Local News

Eyes in the sky will watch illegal dumpers

— Soon, they’ll be watching if you illegally dump tires, couches and oil bottles in public places.

“We have ordered cameras,” said Bob Diefendorf, project manager. When Highlands County’s new geographic information systems coordinator starts, illegal dumpsites in the county will be mapped.

Scofflaws have ignored the warnings, Diefendorf said.

“We put signs out at Olivia Drive in Avon Park, one of the worst ones. They continued to dump there. Finally, the signs were just taken out,” Diefendorf said.

The most frequent sites are on Riverdale Road in Sebring and Avon Park, Heron Street and Hammock Road in Sebring Hills subdivision, and Lake Josephine Drive near the Orange Blossom Country Club.

The county has also tried public service advertising like refrigerator magnets and electronic billboards. “We just paid for more,” Diefendorf said.

In the past, the county has posted a camera at the hot spots and caught dumpers. However, videos aren’t as useful without time-and-date stamps, so new digital cameras were ordered.

“The new version downloads to the cloud,” Diefendorf said, meaning video data is sent by the camera to satellites, then recorded by Google, Microsoft or a similar server.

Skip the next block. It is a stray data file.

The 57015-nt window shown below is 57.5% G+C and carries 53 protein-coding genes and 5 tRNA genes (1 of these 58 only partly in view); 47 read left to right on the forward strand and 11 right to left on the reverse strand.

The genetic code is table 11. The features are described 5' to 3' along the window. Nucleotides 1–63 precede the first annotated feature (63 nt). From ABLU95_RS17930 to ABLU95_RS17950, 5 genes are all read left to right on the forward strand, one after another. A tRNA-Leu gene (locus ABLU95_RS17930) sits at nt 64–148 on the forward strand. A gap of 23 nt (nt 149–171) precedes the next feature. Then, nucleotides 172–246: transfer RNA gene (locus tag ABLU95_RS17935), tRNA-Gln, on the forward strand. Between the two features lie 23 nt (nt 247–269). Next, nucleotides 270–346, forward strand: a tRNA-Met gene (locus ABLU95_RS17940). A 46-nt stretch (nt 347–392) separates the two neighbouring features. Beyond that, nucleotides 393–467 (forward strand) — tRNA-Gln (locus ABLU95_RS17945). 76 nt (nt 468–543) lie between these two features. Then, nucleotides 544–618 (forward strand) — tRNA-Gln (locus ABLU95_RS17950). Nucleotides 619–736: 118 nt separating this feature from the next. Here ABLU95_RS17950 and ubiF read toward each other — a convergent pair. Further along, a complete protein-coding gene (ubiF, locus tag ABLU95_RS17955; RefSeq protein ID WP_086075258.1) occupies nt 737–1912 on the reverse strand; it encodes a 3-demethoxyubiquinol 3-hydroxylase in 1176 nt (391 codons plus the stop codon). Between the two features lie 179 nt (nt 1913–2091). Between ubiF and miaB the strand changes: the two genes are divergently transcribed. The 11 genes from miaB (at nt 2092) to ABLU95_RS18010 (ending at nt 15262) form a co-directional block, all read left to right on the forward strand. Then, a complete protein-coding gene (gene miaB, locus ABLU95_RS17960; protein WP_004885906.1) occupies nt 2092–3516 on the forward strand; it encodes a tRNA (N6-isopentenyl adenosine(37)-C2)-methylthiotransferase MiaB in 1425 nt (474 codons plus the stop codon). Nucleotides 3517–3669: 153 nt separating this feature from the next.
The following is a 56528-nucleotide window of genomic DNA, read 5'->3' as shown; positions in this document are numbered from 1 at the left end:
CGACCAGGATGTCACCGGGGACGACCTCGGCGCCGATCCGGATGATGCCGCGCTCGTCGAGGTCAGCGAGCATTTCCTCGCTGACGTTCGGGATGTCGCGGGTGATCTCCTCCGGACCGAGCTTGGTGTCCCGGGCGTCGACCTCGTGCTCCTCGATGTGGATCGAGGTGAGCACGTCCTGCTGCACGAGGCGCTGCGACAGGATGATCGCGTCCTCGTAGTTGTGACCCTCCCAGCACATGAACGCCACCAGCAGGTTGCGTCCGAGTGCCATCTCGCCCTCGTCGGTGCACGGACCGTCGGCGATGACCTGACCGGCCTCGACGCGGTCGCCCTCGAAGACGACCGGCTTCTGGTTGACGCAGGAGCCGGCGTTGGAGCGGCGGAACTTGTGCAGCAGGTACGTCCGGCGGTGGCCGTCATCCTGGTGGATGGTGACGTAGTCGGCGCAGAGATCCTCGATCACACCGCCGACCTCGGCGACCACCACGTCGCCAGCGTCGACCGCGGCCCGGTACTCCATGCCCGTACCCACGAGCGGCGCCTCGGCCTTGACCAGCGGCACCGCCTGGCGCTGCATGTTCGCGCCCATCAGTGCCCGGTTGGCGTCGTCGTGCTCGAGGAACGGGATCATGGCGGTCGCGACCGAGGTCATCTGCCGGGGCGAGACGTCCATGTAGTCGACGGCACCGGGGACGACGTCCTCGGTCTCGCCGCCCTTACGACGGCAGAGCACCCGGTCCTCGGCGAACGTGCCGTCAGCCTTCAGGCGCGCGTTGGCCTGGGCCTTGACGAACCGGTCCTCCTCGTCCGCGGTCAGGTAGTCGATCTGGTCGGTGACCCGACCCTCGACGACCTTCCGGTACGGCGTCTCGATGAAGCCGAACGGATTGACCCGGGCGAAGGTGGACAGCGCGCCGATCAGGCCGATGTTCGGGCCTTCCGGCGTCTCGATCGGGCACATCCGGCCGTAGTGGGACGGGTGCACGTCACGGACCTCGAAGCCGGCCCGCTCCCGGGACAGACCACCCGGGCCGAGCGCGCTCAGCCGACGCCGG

Illegal dumping isn’t necessary, Diefendorf said. “We want people to understand that refrigerators and tires and other white goods can just be put out by the curb. You can call (Progressive Waste Solutions) and they’ll pick that up.”

Tree limbs must be sawed to six-foot lengths and bundled; tires are limited to six per year.

“If it’s more than six per year, they’ll charge you for it,” Diefendorf said. “The biggest problem we have is tires.”

Paint and hazardous chemicals can be taken to the recycling office, 6000 Skipper Road, five days a week.

Over the years, the Highlands County Sheriff’s Office has found old boats, yard debris and household garbage with mail that can be used to track down the owner, said Lt. John Barcinas, supervisor of the sheriff’s criminal investigation division.

Violators are prosecuted. “It goes by weight,” Barcinas said. “If we find we locate something, we have to weigh it.”

Florida littering laws are punishable by $100 fines for non-criminal violations. However, depending on the size of the litter, violators can be charged with a first-degree misdemeanor or a third-degree felony.

For trash pickups, call Progressive Waste Solutions at 655-0005.